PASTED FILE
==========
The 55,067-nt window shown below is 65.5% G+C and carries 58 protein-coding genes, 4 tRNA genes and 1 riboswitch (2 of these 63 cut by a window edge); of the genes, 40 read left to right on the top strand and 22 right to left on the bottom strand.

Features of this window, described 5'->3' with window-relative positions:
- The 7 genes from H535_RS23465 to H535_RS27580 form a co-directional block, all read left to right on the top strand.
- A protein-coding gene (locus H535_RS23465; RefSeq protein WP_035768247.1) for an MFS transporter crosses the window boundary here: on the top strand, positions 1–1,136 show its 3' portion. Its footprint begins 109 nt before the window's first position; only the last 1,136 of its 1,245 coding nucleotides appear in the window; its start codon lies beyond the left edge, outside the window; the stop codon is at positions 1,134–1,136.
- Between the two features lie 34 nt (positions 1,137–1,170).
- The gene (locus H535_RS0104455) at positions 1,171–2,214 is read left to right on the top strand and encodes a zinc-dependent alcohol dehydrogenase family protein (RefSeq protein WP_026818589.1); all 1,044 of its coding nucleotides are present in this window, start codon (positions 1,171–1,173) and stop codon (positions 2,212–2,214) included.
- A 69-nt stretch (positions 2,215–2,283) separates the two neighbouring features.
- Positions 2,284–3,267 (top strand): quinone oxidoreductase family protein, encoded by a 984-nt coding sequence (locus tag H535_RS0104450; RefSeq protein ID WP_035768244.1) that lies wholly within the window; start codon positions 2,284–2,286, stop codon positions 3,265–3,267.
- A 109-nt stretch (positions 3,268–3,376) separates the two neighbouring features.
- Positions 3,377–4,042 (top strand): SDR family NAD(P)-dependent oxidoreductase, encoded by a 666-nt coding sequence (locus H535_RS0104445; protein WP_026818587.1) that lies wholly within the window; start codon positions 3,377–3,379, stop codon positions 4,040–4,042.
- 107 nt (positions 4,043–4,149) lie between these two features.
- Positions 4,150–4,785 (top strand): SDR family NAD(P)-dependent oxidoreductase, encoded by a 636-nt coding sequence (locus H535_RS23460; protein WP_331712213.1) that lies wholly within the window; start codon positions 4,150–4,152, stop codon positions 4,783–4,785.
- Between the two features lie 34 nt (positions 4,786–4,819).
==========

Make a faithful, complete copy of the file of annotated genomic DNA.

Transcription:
The 55,067-nt window shown below is 65.5% G+C and carries 58 protein-coding genes, 4 tRNA genes and 1 riboswitch (2 of these 63 cut by a window edge); of the genes, 40 read left to right on the top strand and 22 right to left on the bottom strand.

Features of this window, described 5'->3' with window-relative positions:
- The 7 genes from H535_RS23465 to H535_RS27580 form a co-directional block, all read left to right on the top strand.
- A protein-coding gene (locus H535_RS23465; RefSeq protein WP_035768247.1) for an MFS transporter crosses the window boundary here: on the top strand, positions 1–1,136 show its 3' portion. Its footprint begins 109 nt before the window's first position; only the last 1,136 of its 1,245 coding nucleotides appear in the window; its start codon lies beyond the left edge, outside the window; the stop codon is at positions 1,134–1,136.
- Between the two features lie 34 nt (positions 1,137–1,170).
- The gene (locus H535_RS0104455) at positions 1,171–2,214 is read left to right on the top strand and encodes a zinc-dependent alcohol dehydrogenase family protein (RefSeq protein WP_026818589.1); all 1,044 of its coding nucleotides are present in this window, start codon (positions 1,171–1,173) and stop codon (positions 2,212–2,214) included.
- A 69-nt stretch (positions 2,215–2,283) separates the two neighbouring features.
- Positions 2,284–3,267 (top strand): quinone oxidoreductase family protein, encoded by a 984-nt coding sequence (locus tag H535_RS0104450; RefSeq protein ID WP_035768244.1) that lies wholly within the window; start codon positions 2,284–2,286, stop codon positions 3,265–3,267.
- A 109-nt stretch (positions 3,268–3,376) separates the two neighbouring features.
- Positions 3,377–4,042 (top strand): SDR family NAD(P)-dependent oxidoreductase, encoded by a 666-nt coding sequence (locus H535_RS0104445; protein WP_026818587.1) that lies wholly within the window; start codon positions 3,377–3,379, stop codon positions 4,040–4,042.
- 107 nt (positions 4,043–4,149) lie between these two features.
- Positions 4,150–4,785 (top strand): SDR family NAD(P)-dependent oxidoreductase, encoded by a 636-nt coding sequence (locus H535_RS23460; protein WP_331712213.1) that lies wholly within the window; start codon positions 4,150–4,152, stop codon positions 4,783–4,785.
- Between the two features lie 34 nt (positions 4,786–4,819).